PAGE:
Vail Daily Dental Health: Custom mouthguards prevent more injuries
Vail Daily medical correspondent
Vail, CO Colorado
VAIL, Colorado –The field of sports dentistry continues to grow as more and more people participate in extreme sports popularized by events such as the X-Games.
Sports dentistry is essentially the prevention and treatment of oral and facial injuries. Dental injuries are the most common type of facial injuries for athletes and the majority of these injuries are actually preventable.
Young athletes who have a tooth knocked out can anticipate upwards of $20,000 worth of lifetime dental costs associated with just that one tooth. In addition to these expenses, the person can suffer through lost work time, emotional and psychological scars and pain. These facts make it essential for dental professionals involved in sports to educate the public about the prevention of dental sports injuries.
The first and most critical message is that the “boil and bite” mouthguards are not thick enough in the most vulnerable areas and do not provide optimum protection in the prevention of dental injuries and concussions. This is unfortunate because athletes and their parents purchase these items expecting a certain level of protection, which is simply not there. While the store-bought varieties are relatively inexpensive and represent over 90 percent of the mouthguards purchased today, they can also fit poorly and interfere with speech, breathing and swallowing. Therefore, they are less likely to be worn.
Athletes can also see a dentist for a custom-fit mouthguard. These guards can be somewhat more expensive, but they are made to fit very accurately to the athlete’s mouth with minimal interference to speech, breathing and swallowing. These types of guards can be made to an ideal thickness in order to properly reduce or prevent dental injuries and concussions.
The American Dental Association estimates that mandatory use of athletic mouthguards prevents approximately 200,000 injuries each year in high school and collegiate football alone. A properly-fitted mouthguard must be both comfortable and resilient, but it must also be of sufficient thickness to serve the intended purpose. Research completed by the Academy of Sports Dentistry has demonstrated that stock mouthguards simply have minimal effectiveness in the prevention of both tooth injuries and concussions, especially when compared to custom-fitted mouthguards.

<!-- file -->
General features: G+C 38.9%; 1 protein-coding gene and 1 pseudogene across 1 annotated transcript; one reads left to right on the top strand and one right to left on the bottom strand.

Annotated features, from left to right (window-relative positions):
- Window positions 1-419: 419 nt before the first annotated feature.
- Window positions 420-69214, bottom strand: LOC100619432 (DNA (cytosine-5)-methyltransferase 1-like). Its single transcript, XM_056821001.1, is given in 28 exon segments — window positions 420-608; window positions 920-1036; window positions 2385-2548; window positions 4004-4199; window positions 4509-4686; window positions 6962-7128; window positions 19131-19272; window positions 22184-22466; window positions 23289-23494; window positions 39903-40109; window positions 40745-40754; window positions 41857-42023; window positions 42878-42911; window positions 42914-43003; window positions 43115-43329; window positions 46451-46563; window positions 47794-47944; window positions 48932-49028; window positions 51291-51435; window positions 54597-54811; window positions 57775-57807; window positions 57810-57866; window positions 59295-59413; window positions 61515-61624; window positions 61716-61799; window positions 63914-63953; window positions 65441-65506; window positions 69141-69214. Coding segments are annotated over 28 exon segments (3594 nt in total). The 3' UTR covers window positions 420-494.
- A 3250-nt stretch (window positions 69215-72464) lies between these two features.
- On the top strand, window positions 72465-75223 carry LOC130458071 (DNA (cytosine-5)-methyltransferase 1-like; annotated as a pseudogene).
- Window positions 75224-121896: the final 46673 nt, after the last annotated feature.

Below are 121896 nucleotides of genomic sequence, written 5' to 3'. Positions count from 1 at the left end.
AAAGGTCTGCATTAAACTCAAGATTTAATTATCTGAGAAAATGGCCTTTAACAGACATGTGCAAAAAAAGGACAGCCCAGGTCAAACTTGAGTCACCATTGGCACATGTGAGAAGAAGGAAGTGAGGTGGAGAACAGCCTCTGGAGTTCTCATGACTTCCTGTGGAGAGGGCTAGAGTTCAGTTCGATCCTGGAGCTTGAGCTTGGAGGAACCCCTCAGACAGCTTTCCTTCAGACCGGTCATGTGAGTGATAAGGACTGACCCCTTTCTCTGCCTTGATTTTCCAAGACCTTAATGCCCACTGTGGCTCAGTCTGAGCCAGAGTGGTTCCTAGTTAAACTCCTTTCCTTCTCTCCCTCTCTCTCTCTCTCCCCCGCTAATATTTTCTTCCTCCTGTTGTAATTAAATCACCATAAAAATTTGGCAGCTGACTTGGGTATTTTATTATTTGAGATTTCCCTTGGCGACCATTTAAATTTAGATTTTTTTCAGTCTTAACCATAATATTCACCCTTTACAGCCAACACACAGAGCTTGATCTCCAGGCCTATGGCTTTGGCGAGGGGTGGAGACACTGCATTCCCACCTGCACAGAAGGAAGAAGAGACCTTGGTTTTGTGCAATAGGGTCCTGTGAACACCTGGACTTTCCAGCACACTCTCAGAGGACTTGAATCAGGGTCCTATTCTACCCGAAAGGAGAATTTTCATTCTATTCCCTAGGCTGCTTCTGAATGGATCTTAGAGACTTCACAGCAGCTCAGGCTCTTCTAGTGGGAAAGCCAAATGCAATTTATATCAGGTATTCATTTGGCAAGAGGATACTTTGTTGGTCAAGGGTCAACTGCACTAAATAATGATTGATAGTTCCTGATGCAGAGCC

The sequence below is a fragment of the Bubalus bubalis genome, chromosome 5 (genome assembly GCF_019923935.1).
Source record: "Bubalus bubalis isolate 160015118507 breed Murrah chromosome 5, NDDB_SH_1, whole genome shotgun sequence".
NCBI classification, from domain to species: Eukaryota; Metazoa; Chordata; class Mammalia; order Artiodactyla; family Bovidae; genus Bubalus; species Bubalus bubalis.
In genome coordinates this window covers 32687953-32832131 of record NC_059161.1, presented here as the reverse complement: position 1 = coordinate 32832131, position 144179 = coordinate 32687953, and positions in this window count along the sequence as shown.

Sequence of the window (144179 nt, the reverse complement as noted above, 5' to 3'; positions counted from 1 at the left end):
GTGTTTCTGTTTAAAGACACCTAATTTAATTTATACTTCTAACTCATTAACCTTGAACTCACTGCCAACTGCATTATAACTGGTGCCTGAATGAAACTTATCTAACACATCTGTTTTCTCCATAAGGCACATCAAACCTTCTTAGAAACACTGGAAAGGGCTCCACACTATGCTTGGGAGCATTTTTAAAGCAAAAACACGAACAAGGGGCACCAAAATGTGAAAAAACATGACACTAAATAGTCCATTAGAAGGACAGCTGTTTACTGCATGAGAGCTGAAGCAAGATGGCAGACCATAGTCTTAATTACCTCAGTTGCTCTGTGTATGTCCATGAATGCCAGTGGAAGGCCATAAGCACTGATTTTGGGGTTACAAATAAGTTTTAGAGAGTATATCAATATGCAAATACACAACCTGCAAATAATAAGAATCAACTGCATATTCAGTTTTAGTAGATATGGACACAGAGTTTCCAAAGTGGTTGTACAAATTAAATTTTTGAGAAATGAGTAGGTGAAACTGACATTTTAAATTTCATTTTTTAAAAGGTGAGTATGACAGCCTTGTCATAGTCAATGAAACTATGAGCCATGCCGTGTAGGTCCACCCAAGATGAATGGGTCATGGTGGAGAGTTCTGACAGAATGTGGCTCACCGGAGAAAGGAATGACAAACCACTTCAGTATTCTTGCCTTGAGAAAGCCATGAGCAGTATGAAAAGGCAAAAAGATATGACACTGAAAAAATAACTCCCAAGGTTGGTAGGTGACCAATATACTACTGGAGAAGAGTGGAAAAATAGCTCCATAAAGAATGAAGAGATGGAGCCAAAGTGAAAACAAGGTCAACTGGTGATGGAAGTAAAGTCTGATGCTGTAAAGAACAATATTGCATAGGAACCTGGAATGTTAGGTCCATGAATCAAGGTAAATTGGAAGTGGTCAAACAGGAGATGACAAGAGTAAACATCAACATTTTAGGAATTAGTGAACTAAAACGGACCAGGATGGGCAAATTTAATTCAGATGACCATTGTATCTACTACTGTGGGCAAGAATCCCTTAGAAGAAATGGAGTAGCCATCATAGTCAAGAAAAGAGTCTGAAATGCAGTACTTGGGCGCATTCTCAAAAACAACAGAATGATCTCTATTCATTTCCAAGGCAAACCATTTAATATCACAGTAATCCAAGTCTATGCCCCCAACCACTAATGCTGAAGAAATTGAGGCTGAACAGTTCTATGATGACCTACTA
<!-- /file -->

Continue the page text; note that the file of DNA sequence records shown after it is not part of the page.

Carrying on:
A third area of the mouthguard industry is also developing at a rapid pace, the so-called “performance mouthguard” is designed as much for increased strength, balance and overall improved athletic performance as it is for tooth protection. These guards utilize repositioning of the bite to better align the athletes head, neck and spine for this increased strength. While this is not necessarily a new concept, it is an area of sports dentistry that is being hotly debated.
The bottom line is that a tooth that is knocked out of the mouth and not reinserted in the first few minutes has virtually no chance of successfully being saved and the cumulative affect of multiple concussions can lead to lifelong medical problems. These two very scary topics make it imperative that athletes and their parents understand the importance of properly-fitted and fabricated athletic mouthguards to prevent injuries.
Dr. Jim Harding is a member of the Academy of Sports Medicine and will be attending the 2010 international symposium this summer in Arlington, Virginia. The Harding Dental Center (www.hardingdentalcenter.com) is located in Avon and offers a full continuum of dental care from preventative and cosmetic to complex restorations.
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